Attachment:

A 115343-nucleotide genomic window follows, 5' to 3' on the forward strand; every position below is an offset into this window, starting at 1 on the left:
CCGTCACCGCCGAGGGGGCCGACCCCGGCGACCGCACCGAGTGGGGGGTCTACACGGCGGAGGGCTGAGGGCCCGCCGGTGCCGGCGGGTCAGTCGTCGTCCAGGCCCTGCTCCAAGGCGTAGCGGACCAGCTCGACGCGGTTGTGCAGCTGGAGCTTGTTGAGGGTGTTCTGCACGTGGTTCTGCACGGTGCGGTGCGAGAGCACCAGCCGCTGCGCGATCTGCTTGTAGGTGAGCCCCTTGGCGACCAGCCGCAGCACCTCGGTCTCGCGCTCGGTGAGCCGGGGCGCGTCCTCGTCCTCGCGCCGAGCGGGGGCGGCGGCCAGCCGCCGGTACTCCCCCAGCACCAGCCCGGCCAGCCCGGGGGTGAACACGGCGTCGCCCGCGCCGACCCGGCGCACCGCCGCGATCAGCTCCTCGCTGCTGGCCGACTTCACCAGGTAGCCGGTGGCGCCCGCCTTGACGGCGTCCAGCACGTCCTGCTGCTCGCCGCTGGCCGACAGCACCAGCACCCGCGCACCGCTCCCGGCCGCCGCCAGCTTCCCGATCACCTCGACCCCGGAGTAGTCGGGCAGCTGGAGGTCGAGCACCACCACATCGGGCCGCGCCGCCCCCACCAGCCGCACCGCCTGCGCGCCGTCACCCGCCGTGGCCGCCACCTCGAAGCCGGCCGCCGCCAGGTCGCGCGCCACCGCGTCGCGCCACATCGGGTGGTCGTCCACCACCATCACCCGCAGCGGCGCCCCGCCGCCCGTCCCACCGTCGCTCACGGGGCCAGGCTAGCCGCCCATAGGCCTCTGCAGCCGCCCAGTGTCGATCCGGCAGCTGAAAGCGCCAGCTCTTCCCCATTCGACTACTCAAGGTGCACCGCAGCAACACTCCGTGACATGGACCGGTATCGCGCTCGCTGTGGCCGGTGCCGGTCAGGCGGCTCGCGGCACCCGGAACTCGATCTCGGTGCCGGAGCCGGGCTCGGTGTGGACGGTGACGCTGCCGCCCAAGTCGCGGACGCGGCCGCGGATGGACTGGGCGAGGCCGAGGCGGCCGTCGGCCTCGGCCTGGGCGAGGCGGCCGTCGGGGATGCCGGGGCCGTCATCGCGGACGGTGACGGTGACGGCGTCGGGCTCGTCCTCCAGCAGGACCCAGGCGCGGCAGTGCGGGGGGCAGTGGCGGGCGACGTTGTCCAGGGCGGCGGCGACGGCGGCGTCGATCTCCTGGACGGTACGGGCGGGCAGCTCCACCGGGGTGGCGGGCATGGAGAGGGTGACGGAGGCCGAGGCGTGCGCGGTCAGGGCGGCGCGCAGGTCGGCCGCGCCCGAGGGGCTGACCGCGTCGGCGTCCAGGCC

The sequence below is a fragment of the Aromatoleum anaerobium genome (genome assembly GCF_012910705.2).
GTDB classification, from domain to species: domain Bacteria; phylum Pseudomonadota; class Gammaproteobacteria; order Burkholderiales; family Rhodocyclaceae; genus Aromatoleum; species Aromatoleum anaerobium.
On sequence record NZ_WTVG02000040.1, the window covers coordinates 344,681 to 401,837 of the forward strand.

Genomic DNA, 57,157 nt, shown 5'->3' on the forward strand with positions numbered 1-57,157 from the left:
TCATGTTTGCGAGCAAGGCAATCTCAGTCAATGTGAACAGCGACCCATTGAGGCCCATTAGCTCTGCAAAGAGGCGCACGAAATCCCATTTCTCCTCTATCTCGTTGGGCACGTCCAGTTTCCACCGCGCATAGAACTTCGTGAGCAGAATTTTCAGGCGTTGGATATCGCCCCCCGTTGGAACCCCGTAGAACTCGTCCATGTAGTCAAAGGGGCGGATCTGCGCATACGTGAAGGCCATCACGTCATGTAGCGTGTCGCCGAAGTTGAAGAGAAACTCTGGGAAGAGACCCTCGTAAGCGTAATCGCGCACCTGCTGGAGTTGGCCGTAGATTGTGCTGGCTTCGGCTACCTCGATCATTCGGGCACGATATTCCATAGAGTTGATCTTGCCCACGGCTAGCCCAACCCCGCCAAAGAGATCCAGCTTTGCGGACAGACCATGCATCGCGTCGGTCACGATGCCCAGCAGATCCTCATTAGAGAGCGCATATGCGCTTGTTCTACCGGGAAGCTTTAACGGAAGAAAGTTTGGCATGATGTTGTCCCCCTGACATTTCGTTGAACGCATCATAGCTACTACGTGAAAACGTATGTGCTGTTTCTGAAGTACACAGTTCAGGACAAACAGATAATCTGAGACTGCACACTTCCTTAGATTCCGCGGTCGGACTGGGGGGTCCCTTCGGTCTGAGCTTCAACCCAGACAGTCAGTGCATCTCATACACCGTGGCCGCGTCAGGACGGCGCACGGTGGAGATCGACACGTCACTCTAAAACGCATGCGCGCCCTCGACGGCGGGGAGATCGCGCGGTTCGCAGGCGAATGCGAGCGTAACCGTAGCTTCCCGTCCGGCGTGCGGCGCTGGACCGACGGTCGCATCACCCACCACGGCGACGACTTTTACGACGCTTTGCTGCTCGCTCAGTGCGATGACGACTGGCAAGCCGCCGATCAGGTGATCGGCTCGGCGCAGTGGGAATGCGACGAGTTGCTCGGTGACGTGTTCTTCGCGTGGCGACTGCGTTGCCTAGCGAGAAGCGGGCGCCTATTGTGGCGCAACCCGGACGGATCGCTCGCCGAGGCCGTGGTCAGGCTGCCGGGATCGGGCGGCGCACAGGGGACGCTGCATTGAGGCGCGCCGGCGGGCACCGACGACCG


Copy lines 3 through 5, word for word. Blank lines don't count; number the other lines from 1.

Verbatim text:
The sequence below is a fragment of the Aromatoleum anaerobium genome (genome assembly GCF_012910705.2).
GTDB classification, from domain to species: domain Bacteria; phylum Pseudomonadota; class Gammaproteobacteria; order Burkholderiales; family Rhodocyclaceae; genus Aromatoleum; species Aromatoleum anaerobium.
On sequence record NZ_WTVG02000040.1, the window covers coordinates 344,681 to 401,837 of the forward strand.